Are You Concerned About Standardized Testing for Homeschool Reading Programs?

Perhaps a bit unfairly, the parents of homeschooled children sometimes discover that the success of their children’s reading achievement is often evaluated differently than it is for traditionally-schooled children.

Traditionally-schooled children are tested regularly on their reading skills because the traditional teaching methods rely so heavily on children’s reading ability as a way for them to learn other subject matter. The teaching reading is so significant for the traditionally-schooled child that they seldom achieve academic success without first mastering fundamental reading skills.

Developmental Readiness vs Early Reading Skills

The story of teaching reading in the homeschool has evolved somewhat differently. Home schooled children have many opportunities and advantages that enable the development of their reading skills less stressful than they are for traditionally-schooled children. Some homeschooling authorities insist that there is really no need to worry about forcing the development of reading skills in homeschooled children because many homeschooled children don’t master reading until several years after the traditionally-schooled child. Many homeschooling educators believe that teaching reading is something that happens naturally.

Because they are taught in different ways than traditionally-schooled children, homeschooled children may not require mastery of reading skills at the earliest possible age. The traditionally-schooled child must adhere to a set standard that is designed to ensure that all children develop at the relatively same (fairly slow) pace. Teaching dozens of children the same material requires that those children be at the same basic level of preparation. A public school teacher faced with teaching ten, twenty, or even thirty children at varying learning stages is likely to be unsuccessful at such an endeavor. Ensuring that children learn certain skills by a certain age simply makes teaching large groups of students more efficient.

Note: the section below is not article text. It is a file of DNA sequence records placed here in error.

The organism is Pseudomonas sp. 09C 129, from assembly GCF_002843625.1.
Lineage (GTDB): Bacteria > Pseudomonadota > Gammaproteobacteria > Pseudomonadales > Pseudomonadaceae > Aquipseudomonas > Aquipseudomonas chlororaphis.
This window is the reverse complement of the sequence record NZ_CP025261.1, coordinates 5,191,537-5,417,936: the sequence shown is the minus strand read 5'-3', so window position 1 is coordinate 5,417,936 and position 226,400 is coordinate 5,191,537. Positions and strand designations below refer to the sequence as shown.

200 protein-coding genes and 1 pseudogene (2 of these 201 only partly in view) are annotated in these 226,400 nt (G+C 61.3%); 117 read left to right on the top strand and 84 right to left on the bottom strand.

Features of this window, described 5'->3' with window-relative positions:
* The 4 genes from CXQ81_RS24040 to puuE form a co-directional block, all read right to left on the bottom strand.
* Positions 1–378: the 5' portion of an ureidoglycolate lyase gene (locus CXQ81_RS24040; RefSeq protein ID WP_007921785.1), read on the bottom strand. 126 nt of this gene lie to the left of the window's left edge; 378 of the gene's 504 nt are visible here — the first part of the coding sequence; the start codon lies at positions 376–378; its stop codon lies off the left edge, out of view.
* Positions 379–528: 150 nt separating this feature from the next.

The Influence of Maria Montessori on Reading Instruction

The work of Maria Montessori changed the face of teaching reading and opened the door to a new home schooling movement. Dr. Montessori challenged traditional teaching theories and methods by presenting research that children learn at varying rates and that hands-on activities enable children to learn better and more completely than traditional rote memorization teaching techniques. Her pioneering work in the late 1800′s and early 1900′s made dramatically clear that having multiple learning levels in the same classroom generally provides surprisingly unexpected benefits. Regardless of age, children learn from each other. Older children teach younger children without even realizing it. And, younger children give older children the opportunity to learn by experience. However, because the Montessori classroom relies on individualizing teaching methods to each student, employing this method in the public school environment is seldom. More about Dr. Montessori’s work can be found at

Intentionally or unintentionally, homeschooling is rather Montessori-like in the practical application of homeschooling teaching methods. Like Maria Montessori’s theories, homeschooling today emphasizes the specific learning style of the individual student over the need to teach certain skills by the time a child reaches a certain age. The child who is a weak reader might be verbally advanced and a verbally weak student may be a good reader. This suggests  that the homeschool teaching partner plays on each child’s strengths to teach each individual child. This format is far easier to implement within the homeschooling environment than it is in the traditional school setting.

Standardized Assessments Encourage Early Reading Skills